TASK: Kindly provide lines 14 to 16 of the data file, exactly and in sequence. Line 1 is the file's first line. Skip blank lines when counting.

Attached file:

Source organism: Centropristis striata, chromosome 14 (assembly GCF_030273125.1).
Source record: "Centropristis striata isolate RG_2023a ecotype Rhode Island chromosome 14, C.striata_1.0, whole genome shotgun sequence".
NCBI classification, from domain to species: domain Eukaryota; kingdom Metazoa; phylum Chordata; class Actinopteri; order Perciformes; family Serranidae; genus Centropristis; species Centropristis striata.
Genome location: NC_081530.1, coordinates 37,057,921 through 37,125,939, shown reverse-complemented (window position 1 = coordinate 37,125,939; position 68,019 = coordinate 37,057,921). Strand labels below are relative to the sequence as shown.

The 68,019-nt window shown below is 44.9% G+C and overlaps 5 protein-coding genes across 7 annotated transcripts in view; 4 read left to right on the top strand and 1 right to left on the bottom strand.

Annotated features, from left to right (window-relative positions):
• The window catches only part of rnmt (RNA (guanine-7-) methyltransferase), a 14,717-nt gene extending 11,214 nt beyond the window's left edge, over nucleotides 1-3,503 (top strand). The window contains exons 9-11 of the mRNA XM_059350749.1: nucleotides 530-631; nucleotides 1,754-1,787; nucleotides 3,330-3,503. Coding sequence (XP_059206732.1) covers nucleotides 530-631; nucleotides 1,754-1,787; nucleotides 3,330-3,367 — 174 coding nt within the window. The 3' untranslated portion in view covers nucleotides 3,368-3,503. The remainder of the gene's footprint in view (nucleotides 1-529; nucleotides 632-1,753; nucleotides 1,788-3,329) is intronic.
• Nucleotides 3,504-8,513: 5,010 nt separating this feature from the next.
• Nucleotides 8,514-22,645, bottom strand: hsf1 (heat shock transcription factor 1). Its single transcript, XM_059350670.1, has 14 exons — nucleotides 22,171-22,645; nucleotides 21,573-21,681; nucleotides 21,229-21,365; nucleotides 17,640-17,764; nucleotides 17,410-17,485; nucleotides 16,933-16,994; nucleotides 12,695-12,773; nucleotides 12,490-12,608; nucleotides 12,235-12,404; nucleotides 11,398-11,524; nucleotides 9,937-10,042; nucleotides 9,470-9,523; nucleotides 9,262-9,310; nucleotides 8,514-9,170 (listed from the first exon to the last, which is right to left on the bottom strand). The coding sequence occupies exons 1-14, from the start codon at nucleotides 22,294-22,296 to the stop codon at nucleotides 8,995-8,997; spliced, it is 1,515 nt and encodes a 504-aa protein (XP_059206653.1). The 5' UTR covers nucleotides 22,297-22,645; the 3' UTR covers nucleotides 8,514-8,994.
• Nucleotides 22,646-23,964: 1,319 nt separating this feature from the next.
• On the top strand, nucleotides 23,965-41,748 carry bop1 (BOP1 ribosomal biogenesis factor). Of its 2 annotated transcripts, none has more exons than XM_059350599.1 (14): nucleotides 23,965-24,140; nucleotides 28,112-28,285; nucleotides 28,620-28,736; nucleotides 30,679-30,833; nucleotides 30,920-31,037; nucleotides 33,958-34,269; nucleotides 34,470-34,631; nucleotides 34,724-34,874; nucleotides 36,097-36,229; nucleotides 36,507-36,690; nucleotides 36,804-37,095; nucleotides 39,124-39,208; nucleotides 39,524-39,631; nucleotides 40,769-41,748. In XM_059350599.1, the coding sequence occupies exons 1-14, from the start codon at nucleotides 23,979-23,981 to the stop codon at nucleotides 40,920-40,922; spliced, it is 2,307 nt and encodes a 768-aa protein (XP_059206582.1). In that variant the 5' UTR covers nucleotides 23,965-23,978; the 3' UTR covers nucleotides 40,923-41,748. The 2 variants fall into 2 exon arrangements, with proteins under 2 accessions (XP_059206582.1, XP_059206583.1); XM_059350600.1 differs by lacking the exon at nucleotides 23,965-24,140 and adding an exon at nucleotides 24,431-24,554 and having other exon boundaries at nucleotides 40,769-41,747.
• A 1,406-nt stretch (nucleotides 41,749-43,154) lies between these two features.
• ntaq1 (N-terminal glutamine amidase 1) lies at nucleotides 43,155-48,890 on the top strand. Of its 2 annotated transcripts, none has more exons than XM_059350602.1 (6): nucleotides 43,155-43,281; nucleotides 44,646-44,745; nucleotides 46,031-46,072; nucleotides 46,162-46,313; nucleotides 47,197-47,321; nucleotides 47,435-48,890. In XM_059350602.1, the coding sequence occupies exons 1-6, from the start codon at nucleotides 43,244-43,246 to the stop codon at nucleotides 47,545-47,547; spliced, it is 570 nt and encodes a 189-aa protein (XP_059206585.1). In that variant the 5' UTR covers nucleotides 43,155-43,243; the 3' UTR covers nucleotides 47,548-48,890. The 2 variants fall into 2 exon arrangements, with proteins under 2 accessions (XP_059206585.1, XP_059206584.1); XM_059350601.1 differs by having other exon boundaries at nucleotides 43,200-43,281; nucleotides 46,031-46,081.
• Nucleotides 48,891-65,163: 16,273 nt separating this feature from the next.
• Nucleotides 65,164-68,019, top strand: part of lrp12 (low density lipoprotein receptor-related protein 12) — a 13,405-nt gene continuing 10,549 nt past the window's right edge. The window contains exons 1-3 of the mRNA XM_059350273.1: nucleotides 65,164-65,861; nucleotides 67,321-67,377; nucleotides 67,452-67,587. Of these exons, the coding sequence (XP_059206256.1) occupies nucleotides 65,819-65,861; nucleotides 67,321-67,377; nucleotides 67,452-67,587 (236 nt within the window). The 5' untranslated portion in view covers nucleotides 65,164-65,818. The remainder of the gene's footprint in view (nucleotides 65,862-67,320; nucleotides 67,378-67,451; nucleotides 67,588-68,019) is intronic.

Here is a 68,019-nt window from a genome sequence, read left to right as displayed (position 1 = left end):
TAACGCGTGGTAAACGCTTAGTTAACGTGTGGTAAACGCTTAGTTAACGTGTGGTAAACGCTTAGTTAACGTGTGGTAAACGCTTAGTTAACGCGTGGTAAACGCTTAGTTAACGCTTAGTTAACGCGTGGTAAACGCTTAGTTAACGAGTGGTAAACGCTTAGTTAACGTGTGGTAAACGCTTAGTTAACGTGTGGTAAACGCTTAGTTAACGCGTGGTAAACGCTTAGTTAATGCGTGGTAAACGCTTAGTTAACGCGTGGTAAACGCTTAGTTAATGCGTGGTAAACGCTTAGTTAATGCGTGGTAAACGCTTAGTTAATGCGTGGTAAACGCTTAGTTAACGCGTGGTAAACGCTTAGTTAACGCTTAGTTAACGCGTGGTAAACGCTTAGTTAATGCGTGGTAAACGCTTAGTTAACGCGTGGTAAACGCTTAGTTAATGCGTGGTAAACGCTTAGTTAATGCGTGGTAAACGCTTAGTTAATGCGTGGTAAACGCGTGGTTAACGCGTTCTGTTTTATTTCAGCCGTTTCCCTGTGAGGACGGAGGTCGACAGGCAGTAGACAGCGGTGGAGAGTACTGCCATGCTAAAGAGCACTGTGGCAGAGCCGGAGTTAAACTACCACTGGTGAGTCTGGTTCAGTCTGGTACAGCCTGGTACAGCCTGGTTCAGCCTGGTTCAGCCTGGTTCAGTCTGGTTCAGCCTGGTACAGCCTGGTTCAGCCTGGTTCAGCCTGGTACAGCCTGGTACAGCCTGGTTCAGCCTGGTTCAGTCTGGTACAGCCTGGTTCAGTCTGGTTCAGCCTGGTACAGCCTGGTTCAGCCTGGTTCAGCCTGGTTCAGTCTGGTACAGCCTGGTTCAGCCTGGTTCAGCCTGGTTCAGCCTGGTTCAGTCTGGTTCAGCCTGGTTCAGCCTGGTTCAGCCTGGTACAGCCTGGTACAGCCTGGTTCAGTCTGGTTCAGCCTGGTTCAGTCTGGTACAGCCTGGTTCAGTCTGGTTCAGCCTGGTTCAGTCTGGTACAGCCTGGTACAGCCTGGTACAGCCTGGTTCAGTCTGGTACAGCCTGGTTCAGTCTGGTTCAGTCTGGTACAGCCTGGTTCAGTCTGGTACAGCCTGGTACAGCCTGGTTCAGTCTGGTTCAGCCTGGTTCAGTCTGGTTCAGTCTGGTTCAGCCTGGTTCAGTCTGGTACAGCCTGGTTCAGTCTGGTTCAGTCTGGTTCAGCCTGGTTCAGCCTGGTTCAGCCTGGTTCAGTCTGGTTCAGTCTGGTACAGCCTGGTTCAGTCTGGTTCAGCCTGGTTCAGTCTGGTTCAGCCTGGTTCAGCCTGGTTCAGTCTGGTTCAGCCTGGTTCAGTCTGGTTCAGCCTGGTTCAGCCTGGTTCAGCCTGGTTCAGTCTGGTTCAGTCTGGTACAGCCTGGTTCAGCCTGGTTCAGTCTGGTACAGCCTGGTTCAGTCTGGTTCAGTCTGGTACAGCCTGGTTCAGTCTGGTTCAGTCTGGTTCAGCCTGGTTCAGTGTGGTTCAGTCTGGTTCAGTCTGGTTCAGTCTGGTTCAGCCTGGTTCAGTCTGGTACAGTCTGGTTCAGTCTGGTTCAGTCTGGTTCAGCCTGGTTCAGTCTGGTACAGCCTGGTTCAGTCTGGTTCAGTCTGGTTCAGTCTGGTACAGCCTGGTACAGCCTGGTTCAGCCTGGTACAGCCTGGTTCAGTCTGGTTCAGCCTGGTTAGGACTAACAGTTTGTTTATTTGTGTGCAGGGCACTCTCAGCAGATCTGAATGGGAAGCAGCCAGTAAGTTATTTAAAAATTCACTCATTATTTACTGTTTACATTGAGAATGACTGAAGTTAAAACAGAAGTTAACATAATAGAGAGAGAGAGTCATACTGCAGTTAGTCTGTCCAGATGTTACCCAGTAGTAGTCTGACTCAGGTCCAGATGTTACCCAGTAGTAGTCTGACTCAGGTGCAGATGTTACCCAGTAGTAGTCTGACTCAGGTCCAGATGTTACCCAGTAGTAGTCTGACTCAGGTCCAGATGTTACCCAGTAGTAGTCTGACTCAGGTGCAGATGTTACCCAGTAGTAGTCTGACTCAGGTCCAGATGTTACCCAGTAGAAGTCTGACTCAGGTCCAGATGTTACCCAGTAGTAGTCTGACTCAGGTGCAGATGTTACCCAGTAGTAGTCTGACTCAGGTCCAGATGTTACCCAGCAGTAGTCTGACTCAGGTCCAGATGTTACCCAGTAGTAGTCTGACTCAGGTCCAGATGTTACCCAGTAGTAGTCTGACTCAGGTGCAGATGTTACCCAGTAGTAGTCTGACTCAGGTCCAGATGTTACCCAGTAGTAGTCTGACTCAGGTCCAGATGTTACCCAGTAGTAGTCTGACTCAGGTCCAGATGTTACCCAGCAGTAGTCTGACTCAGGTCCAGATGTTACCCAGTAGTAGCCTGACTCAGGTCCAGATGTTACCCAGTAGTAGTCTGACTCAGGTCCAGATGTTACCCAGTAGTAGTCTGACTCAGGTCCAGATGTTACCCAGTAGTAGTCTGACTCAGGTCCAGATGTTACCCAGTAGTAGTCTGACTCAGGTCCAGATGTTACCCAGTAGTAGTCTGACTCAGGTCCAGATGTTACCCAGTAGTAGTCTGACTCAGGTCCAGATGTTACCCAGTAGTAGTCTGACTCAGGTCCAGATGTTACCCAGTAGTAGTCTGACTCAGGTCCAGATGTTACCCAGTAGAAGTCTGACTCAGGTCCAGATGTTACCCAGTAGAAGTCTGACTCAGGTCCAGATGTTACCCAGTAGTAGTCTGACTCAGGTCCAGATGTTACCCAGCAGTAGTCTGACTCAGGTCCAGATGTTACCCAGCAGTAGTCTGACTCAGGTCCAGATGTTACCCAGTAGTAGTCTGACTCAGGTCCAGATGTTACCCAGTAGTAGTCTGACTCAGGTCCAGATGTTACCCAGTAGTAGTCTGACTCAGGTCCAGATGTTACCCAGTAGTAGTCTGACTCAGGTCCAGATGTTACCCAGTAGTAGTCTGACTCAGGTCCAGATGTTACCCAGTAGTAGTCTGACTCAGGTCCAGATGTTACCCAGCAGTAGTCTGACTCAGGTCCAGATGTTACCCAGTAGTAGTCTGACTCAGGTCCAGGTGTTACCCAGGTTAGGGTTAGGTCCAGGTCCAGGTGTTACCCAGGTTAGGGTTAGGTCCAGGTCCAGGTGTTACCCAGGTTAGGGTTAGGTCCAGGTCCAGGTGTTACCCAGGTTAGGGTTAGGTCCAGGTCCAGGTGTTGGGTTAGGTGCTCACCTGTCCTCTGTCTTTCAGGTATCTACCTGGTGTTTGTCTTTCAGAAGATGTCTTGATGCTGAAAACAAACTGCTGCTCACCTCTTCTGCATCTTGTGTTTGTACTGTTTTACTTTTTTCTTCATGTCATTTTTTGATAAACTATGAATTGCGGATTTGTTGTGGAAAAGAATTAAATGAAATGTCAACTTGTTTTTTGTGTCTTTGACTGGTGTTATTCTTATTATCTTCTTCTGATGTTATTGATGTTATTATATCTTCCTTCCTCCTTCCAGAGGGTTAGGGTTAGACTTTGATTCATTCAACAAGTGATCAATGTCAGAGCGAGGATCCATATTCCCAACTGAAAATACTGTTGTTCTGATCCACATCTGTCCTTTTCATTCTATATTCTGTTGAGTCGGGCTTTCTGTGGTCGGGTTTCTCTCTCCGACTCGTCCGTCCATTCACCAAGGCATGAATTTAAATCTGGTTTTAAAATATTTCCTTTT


• Nucleotides 48,891-65,163: 16,273 nt separating this feature from the next.
• Nucleotides 65,164-68,019, top strand: part of lrp12 (low density lipoprotein receptor-related protein 12) — a 13,405-nt gene continuing 10,549 nt past the window's right edge. The window contains exons 1-3 of the mRNA XM_059350273.1: nucleotides 65,164-65,861; nucleotides 67,321-67,377; nucleotides 67,452-67,587. Of these exons, the coding sequence (XP_059206256.1) occupies nucleotides 65,819-65,861; nucleotides 67,321-67,377; nucleotides 67,452-67,587 (236 nt within the window). The 5' untranslated portion in view covers nucleotides 65,164-65,818. The remainder of the gene's footprint in view (nucleotides 65,862-67,320; nucleotides 67,378-67,451; nucleotides 67,588-68,019) is intronic.

Here is a 68,019-nt window from a genome sequence, read left to right as displayed (position 1 = left end):